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East of Everything paves way

Star Richard Roxborough gets another cue during the filming of East of Everything. The show also employed scores of North Coast residents in the cast and crew.
Star Richard Roxborough gets another cue during the filming of East of Everything. The show also employed scores of North Coast residents in the cast and crew.

EAST of Everything, the ABC TV series filmed on the North Coast, lost almost a third of its viewers between the show's launch and the last episode which screened earlier this month.

But the series makers and the local screen industry still believe that East of Everything was a success.

When series one of East of Everything premiered on Sunday, March 30, 2008, it attracted 1.014 million fans.

But the average audience for the second series shrank to 676,974, according to ABC ratings.

Close to 340,000 viewers had abandoned the show when the final episode screened on Saturday, September 5.

East of Everything had a multi-million-dollar budget and starred high-profile Australian actors Richard Roxborough and Susie Porter.

The show also employed scores of North Coast residents in the cast and crew.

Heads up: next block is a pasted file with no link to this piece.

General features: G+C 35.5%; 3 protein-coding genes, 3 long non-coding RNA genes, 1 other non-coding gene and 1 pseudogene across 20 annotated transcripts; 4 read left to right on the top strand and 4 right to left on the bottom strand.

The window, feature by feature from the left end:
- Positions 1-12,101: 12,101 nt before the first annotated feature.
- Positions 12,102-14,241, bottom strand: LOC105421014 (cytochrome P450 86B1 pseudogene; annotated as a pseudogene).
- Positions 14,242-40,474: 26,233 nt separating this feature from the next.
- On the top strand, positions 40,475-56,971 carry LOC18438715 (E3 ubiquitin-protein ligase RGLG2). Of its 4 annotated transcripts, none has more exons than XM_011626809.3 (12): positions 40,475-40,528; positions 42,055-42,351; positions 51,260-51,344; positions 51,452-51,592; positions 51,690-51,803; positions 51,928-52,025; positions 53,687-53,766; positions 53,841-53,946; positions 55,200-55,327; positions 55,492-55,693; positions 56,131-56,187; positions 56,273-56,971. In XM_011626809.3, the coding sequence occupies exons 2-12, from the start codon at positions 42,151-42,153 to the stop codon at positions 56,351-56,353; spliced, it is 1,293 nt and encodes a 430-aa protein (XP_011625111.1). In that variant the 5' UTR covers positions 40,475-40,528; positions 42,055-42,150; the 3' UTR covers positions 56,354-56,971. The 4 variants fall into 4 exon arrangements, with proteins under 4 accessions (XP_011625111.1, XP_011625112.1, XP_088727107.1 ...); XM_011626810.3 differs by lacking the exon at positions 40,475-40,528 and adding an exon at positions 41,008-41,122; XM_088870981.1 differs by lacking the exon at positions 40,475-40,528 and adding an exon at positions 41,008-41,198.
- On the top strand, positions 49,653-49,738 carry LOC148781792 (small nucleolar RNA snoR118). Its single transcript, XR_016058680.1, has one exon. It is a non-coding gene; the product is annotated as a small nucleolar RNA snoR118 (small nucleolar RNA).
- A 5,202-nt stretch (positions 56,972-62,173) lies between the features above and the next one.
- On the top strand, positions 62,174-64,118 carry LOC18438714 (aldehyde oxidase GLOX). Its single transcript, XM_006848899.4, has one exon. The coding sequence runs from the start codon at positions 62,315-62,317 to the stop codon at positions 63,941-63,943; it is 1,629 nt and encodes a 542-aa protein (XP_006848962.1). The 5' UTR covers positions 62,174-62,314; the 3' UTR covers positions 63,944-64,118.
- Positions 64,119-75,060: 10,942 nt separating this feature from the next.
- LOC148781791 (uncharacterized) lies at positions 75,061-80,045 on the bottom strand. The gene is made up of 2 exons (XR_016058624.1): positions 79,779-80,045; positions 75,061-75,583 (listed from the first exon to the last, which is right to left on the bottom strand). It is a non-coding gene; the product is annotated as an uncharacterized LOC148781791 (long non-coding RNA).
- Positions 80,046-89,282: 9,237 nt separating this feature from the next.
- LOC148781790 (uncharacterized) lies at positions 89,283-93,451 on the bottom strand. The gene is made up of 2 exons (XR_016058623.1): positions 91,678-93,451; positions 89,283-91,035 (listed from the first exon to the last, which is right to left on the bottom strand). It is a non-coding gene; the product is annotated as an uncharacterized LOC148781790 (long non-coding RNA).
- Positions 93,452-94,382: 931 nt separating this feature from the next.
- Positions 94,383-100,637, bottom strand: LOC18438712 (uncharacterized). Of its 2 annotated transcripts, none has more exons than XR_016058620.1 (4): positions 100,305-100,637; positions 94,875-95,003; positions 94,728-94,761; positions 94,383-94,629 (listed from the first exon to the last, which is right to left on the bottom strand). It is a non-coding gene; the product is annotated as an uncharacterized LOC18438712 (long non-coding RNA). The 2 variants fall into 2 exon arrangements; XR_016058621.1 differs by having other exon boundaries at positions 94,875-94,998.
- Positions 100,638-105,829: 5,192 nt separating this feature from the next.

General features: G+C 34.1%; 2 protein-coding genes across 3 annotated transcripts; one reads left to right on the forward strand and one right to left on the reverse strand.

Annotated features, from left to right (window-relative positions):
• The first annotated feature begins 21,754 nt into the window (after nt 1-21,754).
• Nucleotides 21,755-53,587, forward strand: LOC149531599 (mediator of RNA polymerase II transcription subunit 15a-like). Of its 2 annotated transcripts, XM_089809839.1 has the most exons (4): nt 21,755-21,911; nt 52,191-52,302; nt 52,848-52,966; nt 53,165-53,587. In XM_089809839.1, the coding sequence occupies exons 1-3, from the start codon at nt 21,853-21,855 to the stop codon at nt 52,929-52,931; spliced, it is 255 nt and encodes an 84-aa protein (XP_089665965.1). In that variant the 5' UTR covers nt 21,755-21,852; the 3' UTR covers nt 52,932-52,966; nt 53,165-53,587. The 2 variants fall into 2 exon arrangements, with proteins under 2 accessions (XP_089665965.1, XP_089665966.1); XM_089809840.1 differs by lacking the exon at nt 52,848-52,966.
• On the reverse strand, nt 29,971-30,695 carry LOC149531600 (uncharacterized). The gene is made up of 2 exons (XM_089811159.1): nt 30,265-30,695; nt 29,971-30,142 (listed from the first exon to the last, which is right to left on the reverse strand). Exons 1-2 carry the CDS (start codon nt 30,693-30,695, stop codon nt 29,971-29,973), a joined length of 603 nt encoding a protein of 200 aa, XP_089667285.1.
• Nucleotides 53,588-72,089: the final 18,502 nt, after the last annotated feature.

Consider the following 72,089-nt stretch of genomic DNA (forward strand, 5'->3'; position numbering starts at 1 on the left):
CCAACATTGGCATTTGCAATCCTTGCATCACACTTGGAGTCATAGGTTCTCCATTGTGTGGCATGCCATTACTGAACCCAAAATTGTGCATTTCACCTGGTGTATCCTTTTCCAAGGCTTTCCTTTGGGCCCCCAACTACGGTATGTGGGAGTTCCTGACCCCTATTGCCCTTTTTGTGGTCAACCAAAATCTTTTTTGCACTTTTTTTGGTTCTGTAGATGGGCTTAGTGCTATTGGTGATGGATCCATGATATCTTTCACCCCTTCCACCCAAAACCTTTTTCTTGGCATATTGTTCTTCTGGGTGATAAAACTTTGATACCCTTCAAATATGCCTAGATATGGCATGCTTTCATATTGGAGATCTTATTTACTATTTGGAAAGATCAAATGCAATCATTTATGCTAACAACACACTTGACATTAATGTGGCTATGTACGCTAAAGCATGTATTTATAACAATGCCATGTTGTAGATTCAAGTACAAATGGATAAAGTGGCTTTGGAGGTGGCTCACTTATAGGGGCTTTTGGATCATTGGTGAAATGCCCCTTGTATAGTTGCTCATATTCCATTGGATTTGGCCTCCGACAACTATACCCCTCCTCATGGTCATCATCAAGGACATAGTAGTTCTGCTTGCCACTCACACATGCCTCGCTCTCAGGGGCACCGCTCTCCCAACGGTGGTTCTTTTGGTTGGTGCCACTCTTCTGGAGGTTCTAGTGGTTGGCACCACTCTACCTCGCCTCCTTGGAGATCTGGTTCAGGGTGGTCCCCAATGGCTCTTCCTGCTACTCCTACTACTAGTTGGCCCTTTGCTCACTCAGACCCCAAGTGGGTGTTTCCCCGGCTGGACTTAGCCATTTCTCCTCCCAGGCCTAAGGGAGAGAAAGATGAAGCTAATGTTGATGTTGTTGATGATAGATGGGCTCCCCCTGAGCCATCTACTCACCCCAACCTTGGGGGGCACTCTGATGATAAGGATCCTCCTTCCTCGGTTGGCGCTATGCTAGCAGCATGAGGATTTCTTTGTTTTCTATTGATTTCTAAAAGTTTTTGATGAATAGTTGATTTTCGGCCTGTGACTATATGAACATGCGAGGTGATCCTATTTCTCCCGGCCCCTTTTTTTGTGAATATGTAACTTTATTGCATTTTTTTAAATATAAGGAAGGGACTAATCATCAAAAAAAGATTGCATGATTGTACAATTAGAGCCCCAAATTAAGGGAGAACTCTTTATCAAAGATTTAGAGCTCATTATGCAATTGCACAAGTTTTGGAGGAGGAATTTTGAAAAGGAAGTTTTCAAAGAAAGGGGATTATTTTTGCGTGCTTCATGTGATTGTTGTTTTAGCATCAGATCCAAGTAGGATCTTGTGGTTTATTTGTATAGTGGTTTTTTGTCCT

Executive producer of the show, Fiona Eagger, who is based in Byron Bay, said she had not discussed the option of making a third series with the ABC.

Ms Eagger also defended the series' ratings, saying the decision to move the show from Sunday night, which traditionally attracts the week's largest audience, to Saturday was made by the series makers and the ABC.

“Sunday night viewing has changed,” Ms Eagger said.

“It was once the night for drama and Australian drama on the ABC, but it's different now.”

Ms Eagger said East of Everything had found itself competing against Channel 10's runaway hit Master Chef.

When asked if East of Everything had been a ratings success, Ms Eagger responded: “I think the critical response was good, especially for the second season.

“It had a strong audience share on Saturday night.

“It was always in the top 10 shows for Saturday night.”

Jill Moonie, general manager of Screenworks, a government-funded organisation set up to support the North Coast screen industry, said thanks to East of Everything the area was better positioned to attract more productions.

“I think East of Everything has really paved the way and shown that it can be done up here,” Ms Moonie said.

“It has shown that shooting completely outside the studio system is absolutely viable in a regional area.”

Since East of Everything went to air the screen industry has focused its attention on Murwillumbah for production of the feature film Lou.


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